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vol. cxlvi, no. 3

Tumor research could lead to treatment breakthrough By Natalie Villacorta Senior Staff Writer

Researchers at the Alpert Medical School made an important discovery that may lead to changes in the way brain tumors­are diagnosed and treated. Their findings, published in the Journal of the National Cancer Institute last month, have generated a slew of questions — not only about brain tumors, but also cancer in general. “This is a very big deal in brain tumors,” said Professor of Community Health Karl Kelsey, one of the paper’s senior authors. Brown researchers collaborated with researchers from the University of California at San Francisco and several other universities. Kelsey and UCSF Professor John Wiencke — who have been friends since high school — have teamed up repeatedly over the last 25 years on various scientific projects.

The study originated from the hypothesis that a relationship exists between mutations in tumors and the methylation patterns found in their genomes, Kelsey said. Previous research had identified this connection in other types of cancer, said Brock Christensen, a Brown postdoctoral research associate in pathology and laboratory medicine and the first author on the paper. He said he — along with Kelsey and Ashley Smith GS — set out to discover if this relationship also existed in brain tumors. There was an even greater basis for the relationship than expected, Kelsey said.  Christensen said the mutation in question exists in the IDH gene, which codes for an enzyme involved in glucose sensing, an aspect of metabolic processing. The researchers found that tumors with continued on page 2

Friday, January 28, 2011

Since 1891

Simmons attends Swiss conference

Raffling Rooms

By David Chung Senior Staff Writer

perimental performance” by Butch Rovan and Lucky Leone, according to a Brown press release. It has now reopened after the break and will be open until Feb. 13. The exhibition features many types of media, including digital videos, oil paintings and photographs, providing an excellent insight into the work of different kinds of artists and the media they choose to employ. But the variety also leads to incoherence within the exhibition. There seems to be little communication between the artists, resulting in a cacophony of clashing voices. Upon first entering the exhibition, three photographs taken by Postdoctoral Fellow in Music Betsey Biggs at an abandoned amusement park are on display. In particular, one photograph of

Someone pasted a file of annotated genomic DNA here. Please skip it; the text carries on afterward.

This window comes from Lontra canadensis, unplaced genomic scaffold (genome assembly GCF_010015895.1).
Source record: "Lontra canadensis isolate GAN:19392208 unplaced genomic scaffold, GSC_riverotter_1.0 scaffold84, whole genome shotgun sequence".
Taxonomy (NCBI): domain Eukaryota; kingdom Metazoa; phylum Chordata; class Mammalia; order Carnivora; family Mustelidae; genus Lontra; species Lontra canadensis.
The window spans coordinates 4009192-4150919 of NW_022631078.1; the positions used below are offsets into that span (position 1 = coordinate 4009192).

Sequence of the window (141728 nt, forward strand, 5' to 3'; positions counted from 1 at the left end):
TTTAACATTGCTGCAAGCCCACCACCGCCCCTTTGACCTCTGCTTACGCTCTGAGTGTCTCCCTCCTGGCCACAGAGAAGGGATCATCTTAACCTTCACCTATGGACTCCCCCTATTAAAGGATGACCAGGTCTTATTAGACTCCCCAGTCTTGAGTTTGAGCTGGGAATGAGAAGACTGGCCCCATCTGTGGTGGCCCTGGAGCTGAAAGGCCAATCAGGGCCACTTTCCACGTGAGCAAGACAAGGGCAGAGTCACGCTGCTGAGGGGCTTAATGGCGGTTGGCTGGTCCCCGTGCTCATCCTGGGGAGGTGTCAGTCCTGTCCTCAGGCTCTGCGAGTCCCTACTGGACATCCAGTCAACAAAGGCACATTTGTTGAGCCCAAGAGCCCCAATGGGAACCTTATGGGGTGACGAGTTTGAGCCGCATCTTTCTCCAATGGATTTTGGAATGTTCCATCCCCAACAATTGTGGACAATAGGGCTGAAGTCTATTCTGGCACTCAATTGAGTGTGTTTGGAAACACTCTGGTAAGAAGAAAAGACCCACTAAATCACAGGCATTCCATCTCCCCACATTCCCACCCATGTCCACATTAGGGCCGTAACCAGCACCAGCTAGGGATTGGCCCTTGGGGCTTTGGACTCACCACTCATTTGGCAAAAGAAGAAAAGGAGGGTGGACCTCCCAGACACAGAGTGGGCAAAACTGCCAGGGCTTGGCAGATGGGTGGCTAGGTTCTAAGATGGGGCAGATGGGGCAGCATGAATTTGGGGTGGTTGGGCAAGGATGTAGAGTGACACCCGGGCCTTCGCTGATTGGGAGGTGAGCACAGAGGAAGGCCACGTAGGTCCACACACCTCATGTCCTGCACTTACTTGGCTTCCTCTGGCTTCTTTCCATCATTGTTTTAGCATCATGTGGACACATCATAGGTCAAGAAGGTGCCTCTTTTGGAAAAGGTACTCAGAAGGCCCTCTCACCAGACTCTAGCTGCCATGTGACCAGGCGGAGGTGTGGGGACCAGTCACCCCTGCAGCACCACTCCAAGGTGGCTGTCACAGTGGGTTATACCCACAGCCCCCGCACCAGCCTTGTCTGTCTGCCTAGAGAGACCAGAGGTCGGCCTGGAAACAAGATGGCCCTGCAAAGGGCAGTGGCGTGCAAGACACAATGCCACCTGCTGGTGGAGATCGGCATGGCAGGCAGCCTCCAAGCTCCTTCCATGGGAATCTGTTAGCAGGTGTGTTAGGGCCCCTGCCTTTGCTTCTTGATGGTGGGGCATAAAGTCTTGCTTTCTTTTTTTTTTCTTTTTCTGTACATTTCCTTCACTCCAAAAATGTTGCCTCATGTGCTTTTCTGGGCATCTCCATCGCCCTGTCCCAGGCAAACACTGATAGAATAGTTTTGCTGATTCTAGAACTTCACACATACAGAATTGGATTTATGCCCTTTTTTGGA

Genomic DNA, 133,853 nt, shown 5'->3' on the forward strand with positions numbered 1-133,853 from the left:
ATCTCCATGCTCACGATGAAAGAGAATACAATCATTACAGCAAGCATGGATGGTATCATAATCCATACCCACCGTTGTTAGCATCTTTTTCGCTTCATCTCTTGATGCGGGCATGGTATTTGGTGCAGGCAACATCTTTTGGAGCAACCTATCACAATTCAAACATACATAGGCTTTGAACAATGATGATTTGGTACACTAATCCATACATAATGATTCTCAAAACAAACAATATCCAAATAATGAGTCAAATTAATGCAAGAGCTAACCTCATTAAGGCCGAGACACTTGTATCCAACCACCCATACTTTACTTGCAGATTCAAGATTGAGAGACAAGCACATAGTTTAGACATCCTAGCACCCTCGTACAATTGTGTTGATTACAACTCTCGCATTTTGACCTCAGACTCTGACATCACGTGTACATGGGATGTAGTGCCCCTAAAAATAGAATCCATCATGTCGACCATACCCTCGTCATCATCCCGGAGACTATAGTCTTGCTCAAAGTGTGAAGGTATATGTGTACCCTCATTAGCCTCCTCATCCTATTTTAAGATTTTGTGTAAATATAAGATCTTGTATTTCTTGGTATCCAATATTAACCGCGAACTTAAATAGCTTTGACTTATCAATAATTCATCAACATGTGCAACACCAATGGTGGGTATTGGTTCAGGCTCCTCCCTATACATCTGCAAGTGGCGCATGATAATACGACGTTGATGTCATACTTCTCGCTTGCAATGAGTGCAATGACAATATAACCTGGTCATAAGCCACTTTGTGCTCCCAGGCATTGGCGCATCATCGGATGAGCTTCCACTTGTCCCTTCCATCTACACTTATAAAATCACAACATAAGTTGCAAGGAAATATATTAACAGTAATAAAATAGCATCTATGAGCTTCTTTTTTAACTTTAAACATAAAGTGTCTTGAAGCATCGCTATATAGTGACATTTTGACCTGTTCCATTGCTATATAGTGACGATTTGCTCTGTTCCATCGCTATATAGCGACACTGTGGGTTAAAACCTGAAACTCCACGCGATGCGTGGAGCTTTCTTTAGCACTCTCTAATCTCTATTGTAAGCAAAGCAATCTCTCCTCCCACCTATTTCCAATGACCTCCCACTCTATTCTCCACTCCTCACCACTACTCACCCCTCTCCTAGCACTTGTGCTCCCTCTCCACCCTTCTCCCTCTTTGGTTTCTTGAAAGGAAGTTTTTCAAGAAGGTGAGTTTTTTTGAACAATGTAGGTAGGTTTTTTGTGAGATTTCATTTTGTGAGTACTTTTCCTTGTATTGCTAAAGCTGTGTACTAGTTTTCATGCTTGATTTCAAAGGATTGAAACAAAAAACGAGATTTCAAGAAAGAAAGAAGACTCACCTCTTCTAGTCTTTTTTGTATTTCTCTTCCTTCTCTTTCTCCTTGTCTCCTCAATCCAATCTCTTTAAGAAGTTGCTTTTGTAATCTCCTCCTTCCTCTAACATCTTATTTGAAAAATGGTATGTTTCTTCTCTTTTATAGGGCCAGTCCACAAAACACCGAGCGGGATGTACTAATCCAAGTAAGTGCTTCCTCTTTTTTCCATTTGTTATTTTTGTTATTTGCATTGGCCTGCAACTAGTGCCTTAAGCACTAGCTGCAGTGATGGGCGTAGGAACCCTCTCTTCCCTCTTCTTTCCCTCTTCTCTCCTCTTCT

This week, for the fourth year in a row, President Ruth Simmons is joining global leaders from business, politics and other fields at the annual meeting of the World Economic Forum in Davos, Switzerland. The event, which began Jan. 26 and ends Jan. 30, allows Simmons to develop relationships with university presidents and social entrepreneurs, as well as brainstorm initiatives that could bring change to the academic scene, she wrote from Davos in an e-mail to The Herald. The forum’s theme this year is “Shared Norms for the New Reality.” Marisa Quinn, vice president for public affairs and University relations, said the event and its theme are applicable to the University’s interest in being involved in current global issues. “It is essential to be a part of the conversation,” she said. A number of university presidents from around the world attend the forum each year to participate in the Global University Leaders Forum, first organized in 2006. “The opportunity to meet with this diverse group to develop ideas and foster international academic partnerships is very worthwhile,” Simmons wrote. Quinn added that the forum provides a rare venue for university leaders to initiate and develop partnerships. Simmons attended a meeting Thursday morning hosted by Massachusetts Institute of Technology faculty members, which focused on MIT’s energy institute and approaches to energy issues. The discussion prompted her to think about energy research at Brown, she wrote. Simmons is also hosting two panels during her time in Davos. The first, which has already taken place, discussed of methods for supporting emerging artists, and she wrote she hopes to implement in Providence some of the ideas that emerged from the discussion. The second panel will discuss the emergence and decline of languages. The event allows Simmons to foster valuable connections with non-profit leaders and social entrepreneurs, she wrote. “Discus-

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Nicholas Sinnott-Armstrong / Herald

The first pick in the housing lottery was raffled off to students at last night’s Housing Fair.